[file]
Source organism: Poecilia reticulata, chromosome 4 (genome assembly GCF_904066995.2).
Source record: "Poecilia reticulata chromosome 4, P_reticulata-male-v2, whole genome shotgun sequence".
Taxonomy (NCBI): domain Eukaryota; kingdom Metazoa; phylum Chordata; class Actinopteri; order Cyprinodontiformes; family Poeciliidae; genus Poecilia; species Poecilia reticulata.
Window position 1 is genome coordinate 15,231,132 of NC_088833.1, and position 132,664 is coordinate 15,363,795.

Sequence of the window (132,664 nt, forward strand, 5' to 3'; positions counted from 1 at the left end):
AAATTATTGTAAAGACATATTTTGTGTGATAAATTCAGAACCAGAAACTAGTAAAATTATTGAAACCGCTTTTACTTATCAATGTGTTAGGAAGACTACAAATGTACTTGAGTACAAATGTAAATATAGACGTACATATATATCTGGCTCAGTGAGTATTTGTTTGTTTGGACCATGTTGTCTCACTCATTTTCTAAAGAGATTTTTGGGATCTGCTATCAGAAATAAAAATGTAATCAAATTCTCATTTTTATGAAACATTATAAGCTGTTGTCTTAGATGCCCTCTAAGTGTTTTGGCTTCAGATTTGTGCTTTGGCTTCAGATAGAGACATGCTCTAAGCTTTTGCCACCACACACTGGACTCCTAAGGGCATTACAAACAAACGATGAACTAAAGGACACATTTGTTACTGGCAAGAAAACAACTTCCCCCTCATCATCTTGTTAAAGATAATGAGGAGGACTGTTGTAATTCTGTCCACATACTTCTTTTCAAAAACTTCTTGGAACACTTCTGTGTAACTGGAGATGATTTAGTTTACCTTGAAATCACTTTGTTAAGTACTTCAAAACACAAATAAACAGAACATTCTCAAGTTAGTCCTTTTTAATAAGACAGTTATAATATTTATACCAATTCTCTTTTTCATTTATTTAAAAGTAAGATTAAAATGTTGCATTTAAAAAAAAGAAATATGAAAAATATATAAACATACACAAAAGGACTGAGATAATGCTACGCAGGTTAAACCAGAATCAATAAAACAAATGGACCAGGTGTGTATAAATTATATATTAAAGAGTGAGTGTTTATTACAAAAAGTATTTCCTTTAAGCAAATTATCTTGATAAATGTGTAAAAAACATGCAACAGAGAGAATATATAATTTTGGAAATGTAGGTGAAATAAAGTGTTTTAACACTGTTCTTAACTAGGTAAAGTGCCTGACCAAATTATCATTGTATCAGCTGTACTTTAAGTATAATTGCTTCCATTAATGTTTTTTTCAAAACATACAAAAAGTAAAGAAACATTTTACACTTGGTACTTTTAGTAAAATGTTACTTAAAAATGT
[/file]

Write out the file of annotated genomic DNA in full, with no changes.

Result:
Source organism: Poecilia reticulata, chromosome 4 (genome assembly GCF_904066995.2).
Source record: "Poecilia reticulata chromosome 4, P_reticulata-male-v2, whole genome shotgun sequence".
Taxonomy (NCBI): domain Eukaryota; kingdom Metazoa; phylum Chordata; class Actinopteri; order Cyprinodontiformes; family Poeciliidae; genus Poecilia; species Poecilia reticulata.
Window position 1 is genome coordinate 15,231,132 of NC_088833.1, and position 132,664 is coordinate 15,363,795.

Sequence of the window (132,664 nt, forward strand, 5' to 3'; positions counted from 1 at the left end):
AAATTATTGTAAAGACATATTTTGTGTGATAAATTCAGAACCAGAAACTAGTAAAATTATTGAAACCGCTTTTACTTATCAATGTGTTAGGAAGACTACAAATGTACTTGAGTACAAATGTAAATATAGACGTACATATATATCTGGCTCAGTGAGTATTTGTTTGTTTGGACCATGTTGTCTCACTCATTTTCTAAAGAGATTTTTGGGATCTGCTATCAGAAATAAAAATGTAATCAAATTCTCATTTTTATGAAACATTATAAGCTGTTGTCTTAGATGCCCTCTAAGTGTTTTGGCTTCAGATTTGTGCTTTGGCTTCAGATAGAGACATGCTCTAAGCTTTTGCCACCACACACTGGACTCCTAAGGGCATTACAAACAAACGATGAACTAAAGGACACATTTGTTACTGGCAAGAAAACAACTTCCCCCTCATCATCTTGTTAAAGATAATGAGGAGGACTGTTGTAATTCTGTCCACATACTTCTTTTCAAAAACTTCTTGGAACACTTCTGTGTAACTGGAGATGATTTAGTTTACCTTGAAATCACTTTGTTAAGTACTTCAAAACACAAATAAACAGAACATTCTCAAGTTAGTCCTTTTTAATAAGACAGTTATAATATTTATACCAATTCTCTTTTTCATTTATTTAAAAGTAAGATTAAAATGTTGCATTTAAAAAAAAGAAATATGAAAAATATATAAACATACACAAAAGGACTGAGATAATGCTACGCAGGTTAAACCAGAATCAATAAAACAAATGGACCAGGTGTGTATAAATTATATATTAAAGAGTGAGTGTTTATTACAAAAAGTATTTCCTTTAAGCAAATTATCTTGATAAATGTGTAAAAAACATGCAACAGAGAGAATATATAATTTTGGAAATGTAGGTGAAATAAAGTGTTTTAACACTGTTCTTAACTAGGTAAAGTGCCTGACCAAATTATCATTGTATCAGCTGTACTTTAAGTATAATTGCTTCCATTAATGTTTTTTTCAAAACATACAAAAAGTAAAGAAACATTTTACACTTGGTACTTTTAGTAAAATGTTACTTAAAAATGT